Rice University is in the midst of reimagining one of its most iconic spaces — the Academic Quadrangle. The transformation of the space, flanked by Lovett Hall and Fondren Library, will preserve the university’s rich history and create new areas that will build community and deeper connections to this historic part of campus.
Images of the full redesign are above and below with construction currently underway. Completion of the redesign is anticipated in late spring 2024.
The internationally acclaimed landscape architecture firm Nelson Byrd Woltz has been chosen to work with Rice on this important project. The redesigned Academic Quad will have several gathering spaces with tables, chairs and shade where people can gather, study, relax and reflect.
The quad is one of the university’s most iconic spaces. It’s what people visualize when they think of Rice. That’s why the thoughtful evolution of this space is so important.
Based on walking paths that have developed over the years, a new main, permanent walkway from the quad's southwest corner (Rayzor Hall) to its northeast corner (Herzstein Hall) has been proposed. And, a space near the middle of the quad will be used for performance and civic conversation.
This is a major moment of transformation and opportunity for the quad to outwardly tell what Rice’s values are in the 21st century.
NBW, Rice Board of Trustees, and President Reginald DesRoches have engaged students, faculty, staff and alumni to refine the firm’s proposed design for the Academic Quad, which will include the respectful relocation of the Founder’s Memorial statue of William March Rice to a different location in the quad.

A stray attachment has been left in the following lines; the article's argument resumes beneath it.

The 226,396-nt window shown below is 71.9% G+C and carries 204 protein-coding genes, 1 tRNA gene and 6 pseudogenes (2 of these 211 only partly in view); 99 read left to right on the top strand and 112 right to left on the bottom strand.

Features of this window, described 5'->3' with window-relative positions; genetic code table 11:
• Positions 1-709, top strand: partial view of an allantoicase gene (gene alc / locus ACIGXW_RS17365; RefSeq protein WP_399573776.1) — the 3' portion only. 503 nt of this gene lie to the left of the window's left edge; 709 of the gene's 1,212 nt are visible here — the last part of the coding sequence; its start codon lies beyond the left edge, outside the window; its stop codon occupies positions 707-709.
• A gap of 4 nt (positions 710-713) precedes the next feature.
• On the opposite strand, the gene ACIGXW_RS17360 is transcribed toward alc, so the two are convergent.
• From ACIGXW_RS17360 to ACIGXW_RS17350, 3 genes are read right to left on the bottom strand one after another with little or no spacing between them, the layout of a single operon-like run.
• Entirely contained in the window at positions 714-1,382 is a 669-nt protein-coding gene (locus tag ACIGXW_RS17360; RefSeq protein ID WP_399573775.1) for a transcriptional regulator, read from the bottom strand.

Repurposing the statue’s current location will allow the university to highlight the many voices that reflect the diversity of the university and dedicate areas within the quad to be centers for student community life.
We intend for the Academic Quadrangle to both fully acknowledge the history of our founding and founder, and to mark and celebrate the important evolution and growth of our university over time. We believe the redesign will allow us to move forward as a community, and we are grateful to Rice’s Task Force on Slavery, Segregation and Racial Injustice for its leadership as well as to the many students, faculty, staff, alumni and other valued stakeholders for their thoughts and guidance in helping us reach this decision.
A new monument of similar prominence will be incorporated into the design to commemorate the beginning of the university’s integration a half-century after its opening. Over time, additional monuments representing other milestones in the university’s history will be added over time.
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